Today is the birthday of the greatest Navy in the world. No other country comes close. On this day I would like to reflect on how the Navy has shaped me and the importance of these experiences in my life.
I was in the U.S. Navy from May 1992 until July 2016. I entered right after high school on a football scholarship to the United States Naval Academy. I started school a year early and was undersized coming out of high school so I elected to start my career at the Naval Academy Preparatory School (NAPS) in Newport, RI. I finished my naval career after two frigates, one nuclear-powered aircraft carrier, a tour to Basra, Iraq, and multiple port visits to Singapore, Thailand, Malaysia, Korea, Japan, and other parts of Southeast Asia. When I look back on my time in the Navy I think back to the phenomenal leadership opportunities and leadership examples that were given to me at an early age. The amount of responsibility and accountability the Navy gives to its junior officers is unmatched across all the other services. You get a short break as a new division officer but after your first tour, you are on the hook to perform. No excuses..figure it out.
The Navy requires its leaders to be ‘technically and tactically proficient', always ‘self-improving’, and flexible and adaptable in times of battle (1). A quote that captures what I love so much about the U.S. Navy is - “The reason that the American Navy does so well in wartime is that war is chaos, and the Americans practice chaos on a daily basis.” - WWII German Admiral Karl Donitz.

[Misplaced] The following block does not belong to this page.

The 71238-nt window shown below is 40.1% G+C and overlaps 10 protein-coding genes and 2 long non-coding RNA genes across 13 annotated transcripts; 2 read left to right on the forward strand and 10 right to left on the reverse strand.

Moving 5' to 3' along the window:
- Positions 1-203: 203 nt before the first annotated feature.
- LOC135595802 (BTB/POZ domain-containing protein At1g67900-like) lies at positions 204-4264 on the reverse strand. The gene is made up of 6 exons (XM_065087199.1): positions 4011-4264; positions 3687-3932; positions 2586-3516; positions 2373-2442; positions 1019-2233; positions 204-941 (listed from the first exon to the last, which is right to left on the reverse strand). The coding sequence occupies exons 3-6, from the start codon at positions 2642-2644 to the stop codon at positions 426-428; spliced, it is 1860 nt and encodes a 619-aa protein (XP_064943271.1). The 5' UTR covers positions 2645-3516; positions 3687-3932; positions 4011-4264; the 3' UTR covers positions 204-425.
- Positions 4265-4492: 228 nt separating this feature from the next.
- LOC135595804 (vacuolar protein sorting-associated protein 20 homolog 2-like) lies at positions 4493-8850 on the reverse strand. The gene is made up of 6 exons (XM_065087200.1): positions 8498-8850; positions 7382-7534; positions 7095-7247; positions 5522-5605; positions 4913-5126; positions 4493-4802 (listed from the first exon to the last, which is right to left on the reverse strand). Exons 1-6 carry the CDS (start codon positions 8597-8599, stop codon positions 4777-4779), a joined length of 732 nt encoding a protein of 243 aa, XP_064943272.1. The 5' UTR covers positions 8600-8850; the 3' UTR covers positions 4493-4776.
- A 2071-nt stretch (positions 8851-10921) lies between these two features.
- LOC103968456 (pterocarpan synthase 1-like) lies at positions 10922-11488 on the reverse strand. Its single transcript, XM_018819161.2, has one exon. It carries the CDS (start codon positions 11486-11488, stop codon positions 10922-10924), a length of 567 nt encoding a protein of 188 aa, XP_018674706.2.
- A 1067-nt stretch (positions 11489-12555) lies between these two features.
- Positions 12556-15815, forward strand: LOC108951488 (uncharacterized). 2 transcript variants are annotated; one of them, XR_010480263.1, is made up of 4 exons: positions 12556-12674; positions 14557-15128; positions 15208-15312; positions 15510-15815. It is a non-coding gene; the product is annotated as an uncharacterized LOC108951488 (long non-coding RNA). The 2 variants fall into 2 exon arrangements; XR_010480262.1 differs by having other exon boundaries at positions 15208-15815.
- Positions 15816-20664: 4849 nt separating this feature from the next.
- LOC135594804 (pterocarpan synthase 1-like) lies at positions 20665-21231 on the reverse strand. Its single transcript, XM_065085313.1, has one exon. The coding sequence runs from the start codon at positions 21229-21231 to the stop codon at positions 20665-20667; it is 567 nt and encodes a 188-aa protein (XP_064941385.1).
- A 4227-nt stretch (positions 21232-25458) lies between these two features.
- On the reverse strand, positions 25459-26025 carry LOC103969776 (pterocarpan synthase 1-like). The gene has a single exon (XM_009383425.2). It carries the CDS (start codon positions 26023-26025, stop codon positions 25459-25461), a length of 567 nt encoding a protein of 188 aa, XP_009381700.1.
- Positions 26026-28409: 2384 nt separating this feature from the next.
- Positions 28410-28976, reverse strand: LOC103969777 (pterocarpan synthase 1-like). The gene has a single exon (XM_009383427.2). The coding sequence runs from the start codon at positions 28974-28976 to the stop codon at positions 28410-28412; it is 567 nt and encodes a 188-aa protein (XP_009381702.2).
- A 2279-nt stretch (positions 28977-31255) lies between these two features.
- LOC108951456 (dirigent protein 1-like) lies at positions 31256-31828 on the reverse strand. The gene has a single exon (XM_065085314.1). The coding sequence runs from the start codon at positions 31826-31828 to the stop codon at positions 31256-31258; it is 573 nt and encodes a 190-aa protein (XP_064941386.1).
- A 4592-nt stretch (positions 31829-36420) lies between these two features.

Here are also two of my personal favorites for media that showcase U.S. Navy culture:
The Sand Pebbles (Steve McQueen) (2)
Battlefield Detectives: The War of 1812: The Chesapeake and the Shannon (3)
From the world’s first nuclear-powered Navy to the field of operations research (4) (data science before it was a thing), the Navy has always been the innovative arm of the military services and at the forefront of integrating new technologies and process improvement. The Navy's innovative culture coupled with a wide variety of job assignments and training not only challenged me but also prepared me for life post-Navy.
After retiring from the Navy after 20 years I am now focused on supply chain and healthcare challenges. I was a supply corps officer (logistician) so supply chain and transportation issues are second nature to me. For healthcare, my research and focus area is personalized medicine. Personalized medicine is the optimization of an individual's healthcare plan based on data. This is very similar to the optimization and life cycle planning I would do with the Navy’s F/A-18s. A Navy F/A-18 is the Navy’s legacy premier fighter attack aircraft. The Joint Strike Fighter is its replacement. If you haven’t seen the movie “Top Gun” or a Blue Angels airshow - please do to see what these legacy aircraft are capable of. There is a wide and expansive support network that builds and maintains these aircraft for mission readiness. To pull all the repair and supply chain data together for the most optimal and efficient “buy vs. repair” decision is not a simple task. The same challenges and issues exist with healthcare data (collecting and merging family history, electronic healthcare records, genomics, environment, patient behavior, and other data for analysis). The actors, network, and processes are much different but the same operational research and data science tools can be used. I am taking my lessons learned from Navy F/A-18 lifecycle planning, as well as other Navy training and experiences, and applying this to a patient-centric, personalized healthcare model.
I thank the Navy greatly for where I’ve been and where I am going. Happy birthday and Go Navy!
Jerome is a Senior Operations Research Analyst here at CANA. You can contact Jerome at firstname.lastname@example.org.